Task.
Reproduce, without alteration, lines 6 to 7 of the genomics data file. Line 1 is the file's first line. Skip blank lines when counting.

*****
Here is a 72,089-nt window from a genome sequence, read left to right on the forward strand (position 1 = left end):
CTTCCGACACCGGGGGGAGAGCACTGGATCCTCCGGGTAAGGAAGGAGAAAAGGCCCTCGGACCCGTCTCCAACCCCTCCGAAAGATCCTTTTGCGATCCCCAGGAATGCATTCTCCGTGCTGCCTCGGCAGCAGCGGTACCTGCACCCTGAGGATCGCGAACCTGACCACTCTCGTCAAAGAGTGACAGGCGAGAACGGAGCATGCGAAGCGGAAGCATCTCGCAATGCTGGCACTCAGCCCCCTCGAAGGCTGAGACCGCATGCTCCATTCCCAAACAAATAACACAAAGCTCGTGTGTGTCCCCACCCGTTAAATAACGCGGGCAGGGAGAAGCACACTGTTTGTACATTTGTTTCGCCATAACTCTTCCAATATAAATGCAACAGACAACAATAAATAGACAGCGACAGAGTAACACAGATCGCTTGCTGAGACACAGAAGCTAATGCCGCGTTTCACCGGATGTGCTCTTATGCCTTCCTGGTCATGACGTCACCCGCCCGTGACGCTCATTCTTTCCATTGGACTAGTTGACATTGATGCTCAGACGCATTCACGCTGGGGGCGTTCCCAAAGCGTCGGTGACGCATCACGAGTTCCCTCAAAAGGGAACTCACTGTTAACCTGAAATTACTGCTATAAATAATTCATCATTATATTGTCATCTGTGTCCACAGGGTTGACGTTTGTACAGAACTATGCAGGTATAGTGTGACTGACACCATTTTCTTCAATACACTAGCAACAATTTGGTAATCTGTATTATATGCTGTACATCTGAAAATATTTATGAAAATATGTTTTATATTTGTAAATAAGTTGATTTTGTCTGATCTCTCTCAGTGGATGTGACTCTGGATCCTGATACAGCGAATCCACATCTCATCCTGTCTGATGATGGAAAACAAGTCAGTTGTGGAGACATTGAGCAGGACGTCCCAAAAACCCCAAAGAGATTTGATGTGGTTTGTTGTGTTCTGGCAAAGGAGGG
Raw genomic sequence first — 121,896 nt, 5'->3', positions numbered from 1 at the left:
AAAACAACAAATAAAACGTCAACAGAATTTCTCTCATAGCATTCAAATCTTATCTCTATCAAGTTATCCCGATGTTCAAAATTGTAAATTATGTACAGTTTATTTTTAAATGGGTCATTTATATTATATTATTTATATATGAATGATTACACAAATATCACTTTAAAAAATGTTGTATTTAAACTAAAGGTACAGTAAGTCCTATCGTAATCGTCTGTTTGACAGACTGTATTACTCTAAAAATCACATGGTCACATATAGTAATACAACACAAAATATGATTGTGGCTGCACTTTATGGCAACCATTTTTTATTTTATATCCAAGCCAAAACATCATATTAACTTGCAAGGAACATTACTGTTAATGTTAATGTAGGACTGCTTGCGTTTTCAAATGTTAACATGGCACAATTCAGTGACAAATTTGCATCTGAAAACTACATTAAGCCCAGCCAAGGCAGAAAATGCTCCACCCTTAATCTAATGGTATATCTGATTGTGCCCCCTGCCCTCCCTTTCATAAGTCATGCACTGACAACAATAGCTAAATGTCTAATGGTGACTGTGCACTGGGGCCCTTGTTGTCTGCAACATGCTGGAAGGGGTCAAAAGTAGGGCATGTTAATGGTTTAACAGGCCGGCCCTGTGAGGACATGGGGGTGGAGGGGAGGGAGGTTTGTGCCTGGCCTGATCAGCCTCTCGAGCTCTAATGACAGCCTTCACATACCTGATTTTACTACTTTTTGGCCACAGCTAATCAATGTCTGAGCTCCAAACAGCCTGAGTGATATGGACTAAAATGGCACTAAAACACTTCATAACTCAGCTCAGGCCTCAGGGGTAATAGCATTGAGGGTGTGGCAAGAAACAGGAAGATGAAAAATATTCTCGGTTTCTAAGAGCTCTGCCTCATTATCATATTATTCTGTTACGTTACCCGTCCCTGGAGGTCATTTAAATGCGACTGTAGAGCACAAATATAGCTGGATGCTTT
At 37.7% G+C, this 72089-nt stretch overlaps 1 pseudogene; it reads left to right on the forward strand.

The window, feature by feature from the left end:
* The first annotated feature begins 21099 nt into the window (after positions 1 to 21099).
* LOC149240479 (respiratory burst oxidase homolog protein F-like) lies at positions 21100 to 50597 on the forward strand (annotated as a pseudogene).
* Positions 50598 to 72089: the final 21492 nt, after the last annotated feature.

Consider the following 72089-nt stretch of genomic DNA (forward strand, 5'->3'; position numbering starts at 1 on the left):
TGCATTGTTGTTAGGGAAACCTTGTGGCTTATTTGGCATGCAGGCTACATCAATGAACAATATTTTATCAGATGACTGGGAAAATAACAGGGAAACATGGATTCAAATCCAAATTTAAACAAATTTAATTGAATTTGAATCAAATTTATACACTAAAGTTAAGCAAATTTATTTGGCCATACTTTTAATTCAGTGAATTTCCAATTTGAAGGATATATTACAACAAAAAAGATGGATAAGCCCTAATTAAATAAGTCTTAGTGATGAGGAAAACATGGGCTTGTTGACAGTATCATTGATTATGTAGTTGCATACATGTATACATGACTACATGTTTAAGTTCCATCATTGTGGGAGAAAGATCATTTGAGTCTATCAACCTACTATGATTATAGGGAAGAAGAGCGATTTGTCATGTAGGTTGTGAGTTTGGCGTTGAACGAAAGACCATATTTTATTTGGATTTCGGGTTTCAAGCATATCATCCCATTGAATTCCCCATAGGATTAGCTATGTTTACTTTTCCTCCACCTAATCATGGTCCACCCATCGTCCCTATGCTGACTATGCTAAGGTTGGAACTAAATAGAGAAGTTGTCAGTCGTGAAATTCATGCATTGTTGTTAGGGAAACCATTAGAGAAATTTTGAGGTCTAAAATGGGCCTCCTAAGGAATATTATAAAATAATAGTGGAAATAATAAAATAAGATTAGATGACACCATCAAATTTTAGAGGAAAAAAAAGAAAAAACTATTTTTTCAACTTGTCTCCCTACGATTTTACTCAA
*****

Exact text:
The window, feature by feature from the left end:
* The first annotated feature begins 21099 nt into the window (after positions 1 to 21099).